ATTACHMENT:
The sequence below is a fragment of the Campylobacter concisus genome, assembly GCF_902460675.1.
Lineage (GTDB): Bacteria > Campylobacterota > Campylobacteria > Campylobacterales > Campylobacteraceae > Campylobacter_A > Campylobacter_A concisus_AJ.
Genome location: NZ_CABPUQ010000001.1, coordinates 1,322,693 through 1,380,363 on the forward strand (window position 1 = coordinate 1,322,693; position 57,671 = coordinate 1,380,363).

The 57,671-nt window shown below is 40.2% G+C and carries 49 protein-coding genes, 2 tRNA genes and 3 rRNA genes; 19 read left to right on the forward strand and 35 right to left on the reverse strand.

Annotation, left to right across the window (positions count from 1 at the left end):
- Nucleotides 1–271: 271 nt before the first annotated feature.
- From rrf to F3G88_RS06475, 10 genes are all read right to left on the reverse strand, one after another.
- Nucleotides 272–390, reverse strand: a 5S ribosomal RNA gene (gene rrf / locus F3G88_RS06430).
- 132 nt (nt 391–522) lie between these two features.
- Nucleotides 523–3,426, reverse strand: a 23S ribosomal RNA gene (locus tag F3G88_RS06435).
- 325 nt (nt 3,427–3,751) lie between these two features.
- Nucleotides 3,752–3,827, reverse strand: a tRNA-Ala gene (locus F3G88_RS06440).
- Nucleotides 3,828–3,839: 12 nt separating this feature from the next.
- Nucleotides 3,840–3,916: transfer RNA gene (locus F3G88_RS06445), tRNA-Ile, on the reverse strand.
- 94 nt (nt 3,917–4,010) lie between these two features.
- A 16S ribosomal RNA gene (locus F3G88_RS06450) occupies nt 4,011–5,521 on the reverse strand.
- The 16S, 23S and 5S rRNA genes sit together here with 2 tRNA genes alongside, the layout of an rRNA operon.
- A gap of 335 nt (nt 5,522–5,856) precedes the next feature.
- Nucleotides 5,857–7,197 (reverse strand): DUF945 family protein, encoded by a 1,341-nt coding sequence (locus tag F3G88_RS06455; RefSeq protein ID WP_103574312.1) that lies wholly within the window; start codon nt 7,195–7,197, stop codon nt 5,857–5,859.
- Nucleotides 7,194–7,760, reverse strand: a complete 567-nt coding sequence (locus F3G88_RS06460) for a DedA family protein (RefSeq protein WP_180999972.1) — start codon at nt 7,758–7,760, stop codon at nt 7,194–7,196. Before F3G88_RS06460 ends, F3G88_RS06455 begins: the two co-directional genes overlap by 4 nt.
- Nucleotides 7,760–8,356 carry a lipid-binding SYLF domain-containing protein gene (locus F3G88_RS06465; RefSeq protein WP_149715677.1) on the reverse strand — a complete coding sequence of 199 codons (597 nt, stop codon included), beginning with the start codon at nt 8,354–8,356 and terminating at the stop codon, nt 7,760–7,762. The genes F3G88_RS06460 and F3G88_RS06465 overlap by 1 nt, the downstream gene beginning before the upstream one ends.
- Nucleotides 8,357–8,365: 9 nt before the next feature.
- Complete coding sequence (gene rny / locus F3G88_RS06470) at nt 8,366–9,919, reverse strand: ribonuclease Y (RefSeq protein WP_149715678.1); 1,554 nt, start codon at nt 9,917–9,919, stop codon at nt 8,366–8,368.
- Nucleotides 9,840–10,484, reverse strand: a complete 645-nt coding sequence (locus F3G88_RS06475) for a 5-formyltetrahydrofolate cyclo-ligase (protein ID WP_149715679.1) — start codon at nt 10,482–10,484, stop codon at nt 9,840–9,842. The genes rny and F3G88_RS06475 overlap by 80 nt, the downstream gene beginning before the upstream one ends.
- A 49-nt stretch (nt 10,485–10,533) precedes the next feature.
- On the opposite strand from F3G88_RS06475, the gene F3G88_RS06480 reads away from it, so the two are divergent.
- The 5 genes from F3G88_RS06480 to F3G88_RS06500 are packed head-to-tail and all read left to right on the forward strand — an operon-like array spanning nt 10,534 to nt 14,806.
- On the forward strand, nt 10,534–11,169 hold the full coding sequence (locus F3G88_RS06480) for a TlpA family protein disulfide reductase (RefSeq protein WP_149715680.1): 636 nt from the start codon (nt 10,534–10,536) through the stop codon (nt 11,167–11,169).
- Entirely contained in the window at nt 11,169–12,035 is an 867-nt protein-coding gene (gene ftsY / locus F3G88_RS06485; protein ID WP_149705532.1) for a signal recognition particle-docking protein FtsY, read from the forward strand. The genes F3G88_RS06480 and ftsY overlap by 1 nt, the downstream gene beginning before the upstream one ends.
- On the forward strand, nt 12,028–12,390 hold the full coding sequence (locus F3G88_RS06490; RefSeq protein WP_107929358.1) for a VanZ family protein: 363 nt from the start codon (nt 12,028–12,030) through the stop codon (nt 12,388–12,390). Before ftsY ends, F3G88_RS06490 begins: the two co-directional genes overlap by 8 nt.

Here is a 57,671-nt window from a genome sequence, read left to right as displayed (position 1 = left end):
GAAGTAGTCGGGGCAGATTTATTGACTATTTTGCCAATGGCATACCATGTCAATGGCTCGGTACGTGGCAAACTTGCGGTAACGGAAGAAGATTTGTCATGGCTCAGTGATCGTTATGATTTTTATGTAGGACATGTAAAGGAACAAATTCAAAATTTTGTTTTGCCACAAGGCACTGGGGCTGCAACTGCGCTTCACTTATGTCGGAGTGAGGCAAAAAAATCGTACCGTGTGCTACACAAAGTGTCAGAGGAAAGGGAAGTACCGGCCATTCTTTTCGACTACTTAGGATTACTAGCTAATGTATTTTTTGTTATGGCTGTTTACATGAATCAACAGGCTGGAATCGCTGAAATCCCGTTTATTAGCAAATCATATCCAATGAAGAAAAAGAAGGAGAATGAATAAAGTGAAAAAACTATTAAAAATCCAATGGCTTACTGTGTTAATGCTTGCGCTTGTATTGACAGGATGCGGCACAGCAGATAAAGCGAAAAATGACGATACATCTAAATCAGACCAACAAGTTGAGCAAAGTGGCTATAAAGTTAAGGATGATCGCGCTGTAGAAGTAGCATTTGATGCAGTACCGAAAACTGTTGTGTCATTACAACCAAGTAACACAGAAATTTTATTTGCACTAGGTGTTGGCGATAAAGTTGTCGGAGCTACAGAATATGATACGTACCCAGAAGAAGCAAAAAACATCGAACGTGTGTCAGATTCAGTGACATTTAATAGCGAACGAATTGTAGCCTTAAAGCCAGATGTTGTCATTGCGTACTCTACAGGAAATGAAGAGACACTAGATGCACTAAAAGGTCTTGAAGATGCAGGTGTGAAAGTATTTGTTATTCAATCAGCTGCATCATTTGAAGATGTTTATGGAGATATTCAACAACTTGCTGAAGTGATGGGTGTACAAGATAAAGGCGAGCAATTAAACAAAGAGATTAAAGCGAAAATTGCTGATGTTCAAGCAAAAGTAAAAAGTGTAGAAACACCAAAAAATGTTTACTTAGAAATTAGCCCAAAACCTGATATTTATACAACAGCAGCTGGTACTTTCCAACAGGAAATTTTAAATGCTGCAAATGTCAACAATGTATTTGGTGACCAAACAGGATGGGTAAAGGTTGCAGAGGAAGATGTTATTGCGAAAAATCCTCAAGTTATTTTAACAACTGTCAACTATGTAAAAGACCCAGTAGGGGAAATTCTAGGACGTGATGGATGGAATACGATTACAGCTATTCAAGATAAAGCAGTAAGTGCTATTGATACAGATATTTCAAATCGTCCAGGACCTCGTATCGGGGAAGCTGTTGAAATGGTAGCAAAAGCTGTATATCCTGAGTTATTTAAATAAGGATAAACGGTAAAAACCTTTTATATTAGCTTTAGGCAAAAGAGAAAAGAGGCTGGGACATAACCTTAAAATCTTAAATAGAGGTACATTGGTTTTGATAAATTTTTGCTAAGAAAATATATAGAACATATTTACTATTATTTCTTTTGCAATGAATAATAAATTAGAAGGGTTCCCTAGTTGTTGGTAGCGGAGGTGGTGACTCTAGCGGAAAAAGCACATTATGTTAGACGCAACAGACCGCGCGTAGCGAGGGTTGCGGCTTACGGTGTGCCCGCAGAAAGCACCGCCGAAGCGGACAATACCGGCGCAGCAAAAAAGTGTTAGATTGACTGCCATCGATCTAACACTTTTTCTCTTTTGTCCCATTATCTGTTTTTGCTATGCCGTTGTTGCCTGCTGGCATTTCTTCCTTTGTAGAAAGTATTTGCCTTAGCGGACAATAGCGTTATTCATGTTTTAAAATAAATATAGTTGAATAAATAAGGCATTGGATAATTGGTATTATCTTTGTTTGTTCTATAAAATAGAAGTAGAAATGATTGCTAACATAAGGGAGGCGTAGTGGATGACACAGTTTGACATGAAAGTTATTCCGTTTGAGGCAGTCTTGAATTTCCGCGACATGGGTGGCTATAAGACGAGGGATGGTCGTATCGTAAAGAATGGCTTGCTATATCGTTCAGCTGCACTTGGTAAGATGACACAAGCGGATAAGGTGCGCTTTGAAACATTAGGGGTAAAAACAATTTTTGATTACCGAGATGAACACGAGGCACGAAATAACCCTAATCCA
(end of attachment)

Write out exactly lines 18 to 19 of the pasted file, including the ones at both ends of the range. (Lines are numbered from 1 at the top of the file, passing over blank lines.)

- A gap of 335 nt (nt 5,522–5,856) precedes the next feature.
- Nucleotides 5,857–7,197 (reverse strand): DUF945 family protein, encoded by a 1,341-nt coding sequence (locus tag F3G88_RS06455; RefSeq protein ID WP_103574312.1) that lies wholly within the window; start codon nt 7,195–7,197, stop codon nt 5,857–5,859.